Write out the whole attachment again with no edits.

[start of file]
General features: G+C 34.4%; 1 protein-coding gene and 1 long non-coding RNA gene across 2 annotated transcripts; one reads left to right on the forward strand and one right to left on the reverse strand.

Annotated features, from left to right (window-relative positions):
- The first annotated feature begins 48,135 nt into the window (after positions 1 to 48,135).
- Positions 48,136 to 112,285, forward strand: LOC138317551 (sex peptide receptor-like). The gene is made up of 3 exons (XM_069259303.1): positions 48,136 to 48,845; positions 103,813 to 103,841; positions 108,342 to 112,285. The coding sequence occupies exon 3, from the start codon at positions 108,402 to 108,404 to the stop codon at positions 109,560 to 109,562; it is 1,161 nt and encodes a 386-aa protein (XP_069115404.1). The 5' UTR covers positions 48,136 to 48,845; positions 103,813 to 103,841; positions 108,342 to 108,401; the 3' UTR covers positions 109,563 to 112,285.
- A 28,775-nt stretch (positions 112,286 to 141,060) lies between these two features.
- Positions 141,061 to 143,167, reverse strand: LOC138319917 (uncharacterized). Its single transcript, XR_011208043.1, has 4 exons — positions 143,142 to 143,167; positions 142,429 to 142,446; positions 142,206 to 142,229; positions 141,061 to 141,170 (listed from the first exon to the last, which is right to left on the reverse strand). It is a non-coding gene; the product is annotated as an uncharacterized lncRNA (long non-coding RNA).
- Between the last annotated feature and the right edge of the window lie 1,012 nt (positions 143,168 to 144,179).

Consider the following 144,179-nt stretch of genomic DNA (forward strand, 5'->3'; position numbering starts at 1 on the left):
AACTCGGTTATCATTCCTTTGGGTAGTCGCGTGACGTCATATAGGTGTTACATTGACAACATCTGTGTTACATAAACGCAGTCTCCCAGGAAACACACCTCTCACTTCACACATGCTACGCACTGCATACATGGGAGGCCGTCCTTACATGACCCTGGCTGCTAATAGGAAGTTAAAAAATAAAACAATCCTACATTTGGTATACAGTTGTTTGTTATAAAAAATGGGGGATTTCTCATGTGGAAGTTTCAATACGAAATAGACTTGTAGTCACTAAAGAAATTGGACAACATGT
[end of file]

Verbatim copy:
General features: G+C 34.4%; 1 protein-coding gene and 1 long non-coding RNA gene across 2 annotated transcripts; one reads left to right on the forward strand and one right to left on the reverse strand.

Annotated features, from left to right (window-relative positions):
- The first annotated feature begins 48,135 nt into the window (after positions 1 to 48,135).
- Positions 48,136 to 112,285, forward strand: LOC138317551 (sex peptide receptor-like). The gene is made up of 3 exons (XM_069259303.1): positions 48,136 to 48,845; positions 103,813 to 103,841; positions 108,342 to 112,285. The coding sequence occupies exon 3, from the start codon at positions 108,402 to 108,404 to the stop codon at positions 109,560 to 109,562; it is 1,161 nt and encodes a 386-aa protein (XP_069115404.1). The 5' UTR covers positions 48,136 to 48,845; positions 103,813 to 103,841; positions 108,342 to 108,401; the 3' UTR covers positions 109,563 to 112,285.
- A 28,775-nt stretch (positions 112,286 to 141,060) lies between these two features.
- Positions 141,061 to 143,167, reverse strand: LOC138319917 (uncharacterized). Its single transcript, XR_011208043.1, has 4 exons — positions 143,142 to 143,167; positions 142,429 to 142,446; positions 142,206 to 142,229; positions 141,061 to 141,170 (listed from the first exon to the last, which is right to left on the reverse strand). It is a non-coding gene; the product is annotated as an uncharacterized lncRNA (long non-coding RNA).
- Between the last annotated feature and the right edge of the window lie 1,012 nt (positions 143,168 to 144,179).

Consider the following 144,179-nt stretch of genomic DNA (forward strand, 5'->3'; position numbering starts at 1 on the left):
AACTCGGTTATCATTCCTTTGGGTAGTCGCGTGACGTCATATAGGTGTTACATTGACAACATCTGTGTTACATAAACGCAGTCTCCCAGGAAACACACCTCTCACTTCACACATGCTACGCACTGCATACATGGGAGGCCGTCCTTACATGACCCTGGCTGCTAATAGGAAGTTAAAAAATAAAACAATCCTACATTTGGTATACAGTTGTTTGTTATAAAAAATGGGGGATTTCTCATGTGGAAGTTTCAATACGAAATAGACTTGTAGTCACTAAAGAAATTGGACAACATGT